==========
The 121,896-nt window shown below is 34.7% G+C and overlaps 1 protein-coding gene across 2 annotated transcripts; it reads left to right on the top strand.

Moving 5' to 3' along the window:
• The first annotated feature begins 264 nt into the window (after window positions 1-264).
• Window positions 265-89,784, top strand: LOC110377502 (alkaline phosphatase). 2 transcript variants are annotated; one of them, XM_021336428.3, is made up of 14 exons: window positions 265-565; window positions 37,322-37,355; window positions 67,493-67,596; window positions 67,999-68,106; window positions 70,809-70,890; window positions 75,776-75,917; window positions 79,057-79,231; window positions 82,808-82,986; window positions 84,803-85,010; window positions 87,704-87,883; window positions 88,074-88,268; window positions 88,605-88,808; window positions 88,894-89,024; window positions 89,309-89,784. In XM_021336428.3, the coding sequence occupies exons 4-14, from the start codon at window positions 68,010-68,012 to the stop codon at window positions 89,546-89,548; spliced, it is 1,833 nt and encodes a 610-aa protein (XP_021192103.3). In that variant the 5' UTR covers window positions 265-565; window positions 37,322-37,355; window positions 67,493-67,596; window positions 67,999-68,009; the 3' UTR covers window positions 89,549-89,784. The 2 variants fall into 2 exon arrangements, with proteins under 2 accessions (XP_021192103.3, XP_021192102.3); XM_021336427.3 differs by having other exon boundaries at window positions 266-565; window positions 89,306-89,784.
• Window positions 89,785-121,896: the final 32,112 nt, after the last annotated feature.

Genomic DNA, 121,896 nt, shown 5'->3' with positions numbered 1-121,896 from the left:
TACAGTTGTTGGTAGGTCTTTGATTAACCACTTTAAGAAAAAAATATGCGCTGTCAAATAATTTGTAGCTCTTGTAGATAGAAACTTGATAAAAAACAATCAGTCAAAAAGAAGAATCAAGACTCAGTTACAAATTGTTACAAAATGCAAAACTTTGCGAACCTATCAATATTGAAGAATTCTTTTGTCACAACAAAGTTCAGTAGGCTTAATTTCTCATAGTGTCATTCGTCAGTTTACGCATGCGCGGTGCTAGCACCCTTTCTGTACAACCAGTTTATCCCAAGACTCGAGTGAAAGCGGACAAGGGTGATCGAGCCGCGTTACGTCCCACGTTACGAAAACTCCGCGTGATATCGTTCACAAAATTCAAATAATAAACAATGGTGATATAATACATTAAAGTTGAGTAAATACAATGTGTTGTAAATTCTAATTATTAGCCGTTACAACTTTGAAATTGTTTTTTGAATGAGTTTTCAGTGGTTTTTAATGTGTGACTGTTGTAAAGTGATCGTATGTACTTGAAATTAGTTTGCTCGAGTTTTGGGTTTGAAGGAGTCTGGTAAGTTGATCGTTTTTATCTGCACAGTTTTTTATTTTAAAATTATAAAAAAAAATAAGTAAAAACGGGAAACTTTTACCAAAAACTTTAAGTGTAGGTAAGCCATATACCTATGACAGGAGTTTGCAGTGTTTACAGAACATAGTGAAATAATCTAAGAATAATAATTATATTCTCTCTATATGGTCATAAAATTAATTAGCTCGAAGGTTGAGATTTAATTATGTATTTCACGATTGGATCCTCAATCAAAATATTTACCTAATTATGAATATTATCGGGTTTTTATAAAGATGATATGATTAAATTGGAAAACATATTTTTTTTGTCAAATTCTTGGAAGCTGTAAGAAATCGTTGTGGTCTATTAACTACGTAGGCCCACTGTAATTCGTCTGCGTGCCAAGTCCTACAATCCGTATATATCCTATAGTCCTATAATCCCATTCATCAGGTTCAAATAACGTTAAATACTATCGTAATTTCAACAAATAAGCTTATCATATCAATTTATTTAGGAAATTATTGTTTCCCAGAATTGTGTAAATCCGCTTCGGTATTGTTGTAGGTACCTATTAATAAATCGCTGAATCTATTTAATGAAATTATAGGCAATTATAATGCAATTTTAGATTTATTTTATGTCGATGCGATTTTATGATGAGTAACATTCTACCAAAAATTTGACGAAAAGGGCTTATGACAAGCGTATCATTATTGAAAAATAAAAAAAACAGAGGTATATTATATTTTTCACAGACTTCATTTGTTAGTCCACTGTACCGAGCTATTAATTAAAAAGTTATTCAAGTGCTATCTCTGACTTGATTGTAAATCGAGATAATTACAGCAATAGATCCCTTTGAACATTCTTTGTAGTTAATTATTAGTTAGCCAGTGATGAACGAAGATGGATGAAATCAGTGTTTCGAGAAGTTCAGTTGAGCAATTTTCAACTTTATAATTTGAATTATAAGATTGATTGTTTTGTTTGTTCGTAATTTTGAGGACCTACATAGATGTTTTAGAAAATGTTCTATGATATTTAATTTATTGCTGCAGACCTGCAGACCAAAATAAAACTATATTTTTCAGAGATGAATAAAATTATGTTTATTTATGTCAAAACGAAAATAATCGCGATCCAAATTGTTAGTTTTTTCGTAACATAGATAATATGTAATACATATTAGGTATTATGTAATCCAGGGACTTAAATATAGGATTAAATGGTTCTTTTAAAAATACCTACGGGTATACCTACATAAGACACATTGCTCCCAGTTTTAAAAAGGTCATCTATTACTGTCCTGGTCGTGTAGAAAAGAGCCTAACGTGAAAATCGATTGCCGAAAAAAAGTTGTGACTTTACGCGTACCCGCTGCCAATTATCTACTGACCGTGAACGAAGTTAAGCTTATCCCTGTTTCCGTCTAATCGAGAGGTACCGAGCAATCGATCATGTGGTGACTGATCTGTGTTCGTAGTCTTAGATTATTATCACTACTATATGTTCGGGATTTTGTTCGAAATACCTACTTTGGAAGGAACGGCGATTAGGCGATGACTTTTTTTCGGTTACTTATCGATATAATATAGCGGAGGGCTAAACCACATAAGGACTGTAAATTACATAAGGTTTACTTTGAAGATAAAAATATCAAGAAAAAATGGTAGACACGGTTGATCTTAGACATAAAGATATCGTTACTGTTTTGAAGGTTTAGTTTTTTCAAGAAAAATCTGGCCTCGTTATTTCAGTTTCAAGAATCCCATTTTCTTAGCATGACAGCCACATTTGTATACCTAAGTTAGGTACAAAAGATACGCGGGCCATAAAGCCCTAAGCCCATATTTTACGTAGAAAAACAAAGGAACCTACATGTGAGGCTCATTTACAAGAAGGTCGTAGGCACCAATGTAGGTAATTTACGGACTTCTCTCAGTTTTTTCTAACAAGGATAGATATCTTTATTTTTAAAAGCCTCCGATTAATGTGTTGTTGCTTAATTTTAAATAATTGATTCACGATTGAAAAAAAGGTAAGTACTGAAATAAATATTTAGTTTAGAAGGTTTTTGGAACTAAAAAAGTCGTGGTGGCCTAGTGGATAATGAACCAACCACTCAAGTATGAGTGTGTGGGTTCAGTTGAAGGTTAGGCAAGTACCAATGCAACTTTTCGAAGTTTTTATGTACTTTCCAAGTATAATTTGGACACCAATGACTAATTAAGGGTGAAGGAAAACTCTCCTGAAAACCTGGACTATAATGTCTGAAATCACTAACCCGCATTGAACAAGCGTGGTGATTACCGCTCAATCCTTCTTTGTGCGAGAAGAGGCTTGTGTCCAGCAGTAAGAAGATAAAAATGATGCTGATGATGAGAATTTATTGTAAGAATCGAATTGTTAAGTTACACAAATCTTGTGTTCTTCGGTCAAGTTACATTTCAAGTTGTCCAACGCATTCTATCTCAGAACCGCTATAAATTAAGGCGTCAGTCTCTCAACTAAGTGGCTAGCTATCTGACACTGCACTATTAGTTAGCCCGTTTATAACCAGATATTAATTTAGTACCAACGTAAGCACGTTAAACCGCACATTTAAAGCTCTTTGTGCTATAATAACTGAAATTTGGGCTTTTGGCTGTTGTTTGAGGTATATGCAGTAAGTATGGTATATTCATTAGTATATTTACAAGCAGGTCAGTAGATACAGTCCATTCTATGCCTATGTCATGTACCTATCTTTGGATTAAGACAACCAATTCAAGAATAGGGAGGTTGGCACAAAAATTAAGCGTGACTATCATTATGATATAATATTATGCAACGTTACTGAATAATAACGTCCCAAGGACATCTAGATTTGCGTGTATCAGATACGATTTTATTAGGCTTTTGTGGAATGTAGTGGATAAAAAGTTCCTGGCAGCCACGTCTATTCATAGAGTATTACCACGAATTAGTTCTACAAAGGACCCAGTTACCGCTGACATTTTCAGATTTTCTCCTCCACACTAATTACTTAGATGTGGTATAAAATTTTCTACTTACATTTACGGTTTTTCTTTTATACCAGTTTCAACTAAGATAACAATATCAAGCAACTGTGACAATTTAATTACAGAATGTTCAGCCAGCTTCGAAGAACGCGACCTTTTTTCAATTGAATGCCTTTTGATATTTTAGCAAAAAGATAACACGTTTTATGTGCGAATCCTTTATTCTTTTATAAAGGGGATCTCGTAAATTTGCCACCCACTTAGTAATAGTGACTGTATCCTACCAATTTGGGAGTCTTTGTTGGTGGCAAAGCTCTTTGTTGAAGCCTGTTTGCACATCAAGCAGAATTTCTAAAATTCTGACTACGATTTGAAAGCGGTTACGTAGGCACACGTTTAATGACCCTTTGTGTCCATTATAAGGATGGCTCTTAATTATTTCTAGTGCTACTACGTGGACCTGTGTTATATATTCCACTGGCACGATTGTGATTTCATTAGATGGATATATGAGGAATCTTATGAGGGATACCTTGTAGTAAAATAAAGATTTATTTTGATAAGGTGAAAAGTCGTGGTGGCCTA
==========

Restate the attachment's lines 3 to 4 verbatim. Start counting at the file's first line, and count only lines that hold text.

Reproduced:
• The first annotated feature begins 264 nt into the window (after window positions 1-264).
• Window positions 265-89,784, top strand: LOC110377502 (alkaline phosphatase). 2 transcript variants are annotated; one of them, XM_021336428.3, is made up of 14 exons: window positions 265-565; window positions 37,322-37,355; window positions 67,493-67,596; window positions 67,999-68,106; window positions 70,809-70,890; window positions 75,776-75,917; window positions 79,057-79,231; window positions 82,808-82,986; window positions 84,803-85,010; window positions 87,704-87,883; window positions 88,074-88,268; window positions 88,605-88,808; window positions 88,894-89,024; window positions 89,309-89,784. In XM_021336428.3, the coding sequence occupies exons 4-14, from the start codon at window positions 68,010-68,012 to the stop codon at window positions 89,546-89,548; spliced, it is 1,833 nt and encodes a 610-aa protein (XP_021192103.3). In that variant the 5' UTR covers window positions 265-565; window positions 37,322-37,355; window positions 67,493-67,596; window positions 67,999-68,009; the 3' UTR covers window positions 89,549-89,784. The 2 variants fall into 2 exon arrangements, with proteins under 2 accessions (XP_021192103.3, XP_021192102.3); XM_021336427.3 differs by having other exon boundaries at window positions 266-565; window positions 89,306-89,784.